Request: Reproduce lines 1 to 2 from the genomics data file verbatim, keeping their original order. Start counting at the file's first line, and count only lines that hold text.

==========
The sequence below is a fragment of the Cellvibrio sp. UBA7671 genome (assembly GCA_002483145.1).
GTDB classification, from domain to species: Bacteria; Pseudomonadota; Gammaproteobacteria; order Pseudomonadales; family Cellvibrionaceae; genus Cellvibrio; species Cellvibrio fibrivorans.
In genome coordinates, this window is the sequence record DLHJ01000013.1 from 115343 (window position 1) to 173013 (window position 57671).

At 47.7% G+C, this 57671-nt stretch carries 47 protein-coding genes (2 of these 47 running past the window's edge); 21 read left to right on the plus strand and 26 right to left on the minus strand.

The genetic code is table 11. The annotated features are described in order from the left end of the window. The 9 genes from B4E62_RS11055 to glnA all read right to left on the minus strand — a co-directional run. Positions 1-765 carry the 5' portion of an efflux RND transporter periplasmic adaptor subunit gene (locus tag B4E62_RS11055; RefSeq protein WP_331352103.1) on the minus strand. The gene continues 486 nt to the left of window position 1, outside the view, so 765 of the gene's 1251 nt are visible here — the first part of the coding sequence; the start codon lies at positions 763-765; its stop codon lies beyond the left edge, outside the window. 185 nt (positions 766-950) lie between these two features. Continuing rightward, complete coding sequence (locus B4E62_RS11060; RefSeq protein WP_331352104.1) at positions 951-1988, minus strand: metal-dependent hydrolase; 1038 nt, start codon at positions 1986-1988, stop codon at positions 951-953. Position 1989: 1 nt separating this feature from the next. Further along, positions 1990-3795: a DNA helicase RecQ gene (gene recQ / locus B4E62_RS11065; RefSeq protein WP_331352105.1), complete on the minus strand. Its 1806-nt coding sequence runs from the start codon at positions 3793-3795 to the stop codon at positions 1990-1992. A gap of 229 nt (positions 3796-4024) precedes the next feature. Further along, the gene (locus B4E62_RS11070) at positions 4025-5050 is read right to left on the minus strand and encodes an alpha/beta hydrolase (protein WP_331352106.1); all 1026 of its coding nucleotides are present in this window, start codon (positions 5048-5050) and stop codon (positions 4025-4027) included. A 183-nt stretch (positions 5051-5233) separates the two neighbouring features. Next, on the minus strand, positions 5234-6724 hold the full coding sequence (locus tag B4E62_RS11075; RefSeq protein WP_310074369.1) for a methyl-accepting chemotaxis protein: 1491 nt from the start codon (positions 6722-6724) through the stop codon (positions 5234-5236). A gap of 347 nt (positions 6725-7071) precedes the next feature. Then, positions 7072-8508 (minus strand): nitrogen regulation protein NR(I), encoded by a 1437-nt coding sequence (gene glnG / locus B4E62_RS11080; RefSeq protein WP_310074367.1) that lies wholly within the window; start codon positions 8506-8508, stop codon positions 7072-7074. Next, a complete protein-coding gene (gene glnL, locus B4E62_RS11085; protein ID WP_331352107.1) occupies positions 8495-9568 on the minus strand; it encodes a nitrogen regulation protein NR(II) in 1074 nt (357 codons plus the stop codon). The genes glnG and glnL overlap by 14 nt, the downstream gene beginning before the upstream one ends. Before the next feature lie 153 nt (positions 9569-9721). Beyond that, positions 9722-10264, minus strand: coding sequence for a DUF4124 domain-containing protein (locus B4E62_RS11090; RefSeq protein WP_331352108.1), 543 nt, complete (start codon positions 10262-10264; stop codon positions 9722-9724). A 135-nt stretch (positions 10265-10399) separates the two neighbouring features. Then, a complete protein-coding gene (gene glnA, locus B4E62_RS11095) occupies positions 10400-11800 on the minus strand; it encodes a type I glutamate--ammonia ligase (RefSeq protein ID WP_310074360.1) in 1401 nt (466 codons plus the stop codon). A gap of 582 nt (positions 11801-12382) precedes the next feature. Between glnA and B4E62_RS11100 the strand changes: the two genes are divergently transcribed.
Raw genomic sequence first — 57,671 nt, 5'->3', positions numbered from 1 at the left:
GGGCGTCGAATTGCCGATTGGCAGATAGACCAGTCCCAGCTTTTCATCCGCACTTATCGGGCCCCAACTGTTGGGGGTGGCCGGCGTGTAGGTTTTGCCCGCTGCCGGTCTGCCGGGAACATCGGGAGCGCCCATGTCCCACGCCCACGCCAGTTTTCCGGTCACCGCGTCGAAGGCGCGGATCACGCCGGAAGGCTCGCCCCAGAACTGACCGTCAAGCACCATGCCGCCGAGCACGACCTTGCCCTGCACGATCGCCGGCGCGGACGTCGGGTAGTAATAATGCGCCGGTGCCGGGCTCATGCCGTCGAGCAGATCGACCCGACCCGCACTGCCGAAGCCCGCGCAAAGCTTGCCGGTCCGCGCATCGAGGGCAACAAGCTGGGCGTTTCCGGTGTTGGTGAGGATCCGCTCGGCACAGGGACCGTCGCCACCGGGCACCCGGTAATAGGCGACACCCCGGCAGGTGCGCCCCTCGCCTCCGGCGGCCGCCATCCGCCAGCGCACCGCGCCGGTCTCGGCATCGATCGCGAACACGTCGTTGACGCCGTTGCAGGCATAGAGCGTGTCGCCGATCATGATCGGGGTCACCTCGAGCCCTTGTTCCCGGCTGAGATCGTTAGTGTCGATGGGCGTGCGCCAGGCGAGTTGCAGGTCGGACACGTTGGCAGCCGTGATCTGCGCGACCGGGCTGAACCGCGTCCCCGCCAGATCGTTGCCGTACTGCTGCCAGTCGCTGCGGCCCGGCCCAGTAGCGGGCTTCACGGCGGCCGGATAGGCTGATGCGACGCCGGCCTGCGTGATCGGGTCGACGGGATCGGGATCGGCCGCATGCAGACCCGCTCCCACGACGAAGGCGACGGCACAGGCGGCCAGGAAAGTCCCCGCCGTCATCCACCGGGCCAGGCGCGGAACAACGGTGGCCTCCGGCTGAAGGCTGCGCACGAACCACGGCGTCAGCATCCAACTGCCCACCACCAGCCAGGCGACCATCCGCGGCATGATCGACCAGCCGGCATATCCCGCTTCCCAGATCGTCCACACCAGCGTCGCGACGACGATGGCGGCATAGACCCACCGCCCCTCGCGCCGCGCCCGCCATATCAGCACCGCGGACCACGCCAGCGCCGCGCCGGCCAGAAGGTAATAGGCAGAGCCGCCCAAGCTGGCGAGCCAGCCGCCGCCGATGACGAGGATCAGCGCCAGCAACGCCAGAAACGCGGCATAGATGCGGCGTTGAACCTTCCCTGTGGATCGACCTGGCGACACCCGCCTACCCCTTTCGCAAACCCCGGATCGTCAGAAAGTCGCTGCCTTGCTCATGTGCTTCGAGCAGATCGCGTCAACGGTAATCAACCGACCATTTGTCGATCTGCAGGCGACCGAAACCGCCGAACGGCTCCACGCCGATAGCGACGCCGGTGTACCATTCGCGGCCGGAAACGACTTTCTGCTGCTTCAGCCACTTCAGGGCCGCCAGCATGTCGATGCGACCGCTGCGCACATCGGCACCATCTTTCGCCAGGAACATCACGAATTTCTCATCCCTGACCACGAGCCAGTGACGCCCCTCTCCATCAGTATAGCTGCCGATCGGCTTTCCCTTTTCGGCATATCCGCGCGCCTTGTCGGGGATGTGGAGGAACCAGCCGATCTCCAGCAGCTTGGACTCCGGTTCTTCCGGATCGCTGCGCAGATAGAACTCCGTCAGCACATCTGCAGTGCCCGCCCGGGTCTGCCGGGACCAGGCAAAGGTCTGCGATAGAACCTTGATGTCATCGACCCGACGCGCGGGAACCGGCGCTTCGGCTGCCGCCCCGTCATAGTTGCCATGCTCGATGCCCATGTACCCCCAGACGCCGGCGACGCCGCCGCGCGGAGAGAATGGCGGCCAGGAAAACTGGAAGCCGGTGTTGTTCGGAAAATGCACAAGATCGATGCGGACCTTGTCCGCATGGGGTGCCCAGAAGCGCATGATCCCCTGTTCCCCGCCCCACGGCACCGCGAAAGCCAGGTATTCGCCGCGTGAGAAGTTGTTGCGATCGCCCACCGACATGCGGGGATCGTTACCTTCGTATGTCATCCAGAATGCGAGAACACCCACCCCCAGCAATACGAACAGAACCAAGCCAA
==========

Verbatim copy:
The sequence below is a fragment of the Cellvibrio sp. UBA7671 genome (assembly GCA_002483145.1).
GTDB classification, from domain to species: Bacteria; Pseudomonadota; Gammaproteobacteria; order Pseudomonadales; family Cellvibrionaceae; genus Cellvibrio; species Cellvibrio fibrivorans.